Wednesday, June 8, 2011

The Broken Sword (Halcyon 2)

The Broken Sword (Halcyon 2)
By:  Joseph Robert Lewis
ISBN:  2940012461346
Published May 4, 2011 by Joseph Robert Lewis 
Available Format:  ebook

My Rating: ★★★☆☆

Opening Lines:
This is a work of historical fantasy. Some of this world may be familiar to you.

But in this world, Europe never emerged from the last Ice Age and only the southern areas are habitable. North Africa is cool, wet, and fertile. Ancient nations such as the Persian Empire have persisted, though others, such as the Romans, never rose to power. Some of the countries in this world reflect the cultures and attitudes of the Renaissance while others reflect the Industrial Age. Historical figures appear, though they too may be different from the ones you have known.

Don't expect this world to conform to the history that you know. The people and places are different. The climate and wildlife are different.

Even death is different here.

Set in The Other Earth where machines sail the seas and the skies, massive prehistoric creatures still roam the earth, and the dead walk among the living, The Broken Sword continues where The Burning Sky left off.  After they attempted to conquer The New World, the Espani were left broken materially, physically, and spiritually.  Don Lorenzo Quesada still holds out hope that an ancient holy relic, which he learned of through the spirit of a nun, will bring his country back to fortune and honor. 

After the crash of Taziri’s Halcyon, Don Lorenzo is warned that the military is on the move.  He fears that his relic will be stolen and used as a weapon, so he sets out with his fiery Incan wife, her sabre-toothed cat, and an assortment of other characters to retrieve the powerful artifact.  It is up to Lorenzo to stop a war that could destroy all the Middle Sea nations, even if it costs him his life. 

I was a lucky winner of this book in a LibraryThing giveaway.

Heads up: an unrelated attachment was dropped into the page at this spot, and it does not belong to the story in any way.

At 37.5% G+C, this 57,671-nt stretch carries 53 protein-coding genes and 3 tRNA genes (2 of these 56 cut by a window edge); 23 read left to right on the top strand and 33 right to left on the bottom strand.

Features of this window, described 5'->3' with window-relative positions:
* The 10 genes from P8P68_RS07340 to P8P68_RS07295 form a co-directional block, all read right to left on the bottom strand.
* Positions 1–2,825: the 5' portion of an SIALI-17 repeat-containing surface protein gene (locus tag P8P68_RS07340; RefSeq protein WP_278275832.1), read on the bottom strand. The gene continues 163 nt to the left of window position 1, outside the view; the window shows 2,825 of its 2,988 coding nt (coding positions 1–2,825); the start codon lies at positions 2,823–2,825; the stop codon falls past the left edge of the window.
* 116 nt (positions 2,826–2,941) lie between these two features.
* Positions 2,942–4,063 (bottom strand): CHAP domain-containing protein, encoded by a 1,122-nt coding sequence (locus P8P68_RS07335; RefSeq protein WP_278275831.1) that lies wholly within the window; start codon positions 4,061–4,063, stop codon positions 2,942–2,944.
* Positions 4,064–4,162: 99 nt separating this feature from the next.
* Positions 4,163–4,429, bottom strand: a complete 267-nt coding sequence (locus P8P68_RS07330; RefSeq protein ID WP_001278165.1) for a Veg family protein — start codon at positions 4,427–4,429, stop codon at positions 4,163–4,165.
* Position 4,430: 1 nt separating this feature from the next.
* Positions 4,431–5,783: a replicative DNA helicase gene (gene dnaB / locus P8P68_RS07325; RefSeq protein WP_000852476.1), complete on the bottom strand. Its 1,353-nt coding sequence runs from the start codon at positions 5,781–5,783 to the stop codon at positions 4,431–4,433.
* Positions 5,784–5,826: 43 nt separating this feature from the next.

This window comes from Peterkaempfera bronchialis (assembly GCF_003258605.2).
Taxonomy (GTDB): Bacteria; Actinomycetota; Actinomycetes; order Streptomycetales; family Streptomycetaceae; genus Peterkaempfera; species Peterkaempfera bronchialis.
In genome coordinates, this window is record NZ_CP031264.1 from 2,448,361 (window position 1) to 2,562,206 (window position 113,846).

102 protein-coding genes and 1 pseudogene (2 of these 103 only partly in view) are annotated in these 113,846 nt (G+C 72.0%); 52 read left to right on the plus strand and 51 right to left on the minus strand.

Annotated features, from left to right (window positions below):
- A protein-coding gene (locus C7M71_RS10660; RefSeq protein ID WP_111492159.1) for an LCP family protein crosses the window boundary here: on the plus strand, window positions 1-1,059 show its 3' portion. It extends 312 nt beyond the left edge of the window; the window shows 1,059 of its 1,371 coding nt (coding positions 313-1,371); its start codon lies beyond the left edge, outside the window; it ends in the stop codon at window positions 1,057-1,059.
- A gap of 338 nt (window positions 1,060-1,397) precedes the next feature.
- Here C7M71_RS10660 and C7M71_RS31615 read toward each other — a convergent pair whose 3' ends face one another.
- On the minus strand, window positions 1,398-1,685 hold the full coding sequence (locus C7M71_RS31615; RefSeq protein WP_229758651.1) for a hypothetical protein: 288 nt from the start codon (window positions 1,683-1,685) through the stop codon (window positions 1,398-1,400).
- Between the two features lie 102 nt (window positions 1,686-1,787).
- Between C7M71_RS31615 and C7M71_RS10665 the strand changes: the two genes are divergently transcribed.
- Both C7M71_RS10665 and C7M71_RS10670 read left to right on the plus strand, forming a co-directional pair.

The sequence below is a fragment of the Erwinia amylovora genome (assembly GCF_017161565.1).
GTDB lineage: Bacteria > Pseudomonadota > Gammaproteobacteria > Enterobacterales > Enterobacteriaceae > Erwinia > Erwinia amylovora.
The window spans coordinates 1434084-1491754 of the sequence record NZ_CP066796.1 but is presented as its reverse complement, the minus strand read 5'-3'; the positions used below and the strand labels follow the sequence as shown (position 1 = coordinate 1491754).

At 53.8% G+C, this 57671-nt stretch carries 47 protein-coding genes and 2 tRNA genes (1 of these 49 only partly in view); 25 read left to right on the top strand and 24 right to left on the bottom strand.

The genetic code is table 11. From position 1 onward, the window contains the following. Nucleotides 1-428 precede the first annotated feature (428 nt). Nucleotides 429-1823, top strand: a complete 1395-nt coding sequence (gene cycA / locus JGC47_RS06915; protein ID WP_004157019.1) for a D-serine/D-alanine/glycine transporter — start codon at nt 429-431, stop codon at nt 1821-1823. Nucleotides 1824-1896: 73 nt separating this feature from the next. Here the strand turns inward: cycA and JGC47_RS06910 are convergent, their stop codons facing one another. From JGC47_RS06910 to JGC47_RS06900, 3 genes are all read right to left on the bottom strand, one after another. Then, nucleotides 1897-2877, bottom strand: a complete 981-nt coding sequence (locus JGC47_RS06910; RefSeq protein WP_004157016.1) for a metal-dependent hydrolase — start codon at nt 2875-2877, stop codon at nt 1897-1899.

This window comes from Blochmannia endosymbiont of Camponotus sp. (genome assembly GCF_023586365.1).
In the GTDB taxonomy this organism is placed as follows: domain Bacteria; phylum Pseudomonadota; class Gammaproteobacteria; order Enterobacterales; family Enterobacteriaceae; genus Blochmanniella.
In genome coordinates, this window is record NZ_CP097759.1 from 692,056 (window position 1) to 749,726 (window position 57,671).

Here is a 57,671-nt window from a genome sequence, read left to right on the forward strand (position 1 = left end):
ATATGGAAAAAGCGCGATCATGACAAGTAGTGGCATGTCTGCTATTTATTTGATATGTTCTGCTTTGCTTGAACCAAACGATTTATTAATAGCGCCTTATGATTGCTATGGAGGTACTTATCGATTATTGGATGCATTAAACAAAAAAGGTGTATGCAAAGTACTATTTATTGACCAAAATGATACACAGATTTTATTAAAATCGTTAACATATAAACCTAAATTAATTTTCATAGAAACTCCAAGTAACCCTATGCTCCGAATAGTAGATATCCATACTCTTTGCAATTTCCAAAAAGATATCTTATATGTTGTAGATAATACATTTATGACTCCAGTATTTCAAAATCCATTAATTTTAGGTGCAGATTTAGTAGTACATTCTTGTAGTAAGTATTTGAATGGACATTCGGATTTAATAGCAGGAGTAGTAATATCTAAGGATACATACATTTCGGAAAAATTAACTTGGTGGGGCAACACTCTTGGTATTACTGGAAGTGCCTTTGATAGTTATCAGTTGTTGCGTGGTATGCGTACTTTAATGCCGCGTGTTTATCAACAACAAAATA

Firstly, Joseph Robert Lewis is certainly a talented writer!  This piece is incredibly imaginative and fascinating.  I particularly love the way the historical and factual is interwoven with the fantastical and fictional—a favorite mixture of mine.  There was just enough of the real world—marital issues, wars, intricate machines—combined with the supernatural—ghosts, demons, magical relics.   

Each character is wonderfully developed and complex.  There are so many side-stories that could be developed into other books!  Taziri is one of my favorite characters (the main character of the first book of the series).  As the pilot of the Halcyon, she is an intelligent, strong, confident woman who leaves her husband and child at home in order to carry out her duties.  Lorenzo and the others are required to place a lot of trust in her in order to succeed. 

My only complaint with the book is that there were times that it moved somewhat slowly.  Since I usually read late at night before bed, I would find myself easily putting it aside and going to sleep—something that doesn’t happen very often.  It isn’t that the story wasn’t stimulating, just that there were times that I wasn’t so involved that I absolutely couldn’t put it down.  I think partially it could be attributed to the sheer density of the storyline.  As I mentioned before, there was a lot of substance behind the characters and a few different subplots going on at once.  While this was all magnificently written and interesting, I found I needed a break every now and then.     

I actually rate this book at 3.5 stars, only because of the slightly slow pace.  I did enjoy it and was intrigued enough to purchase the first of the series, The Burning Sky (Halcyon 1)!  If you enjoy stories like The Three Musketeers and Treasure Island, this is right up your alley.  I urge you to give this series a try! 

This review can also be found at JournalStone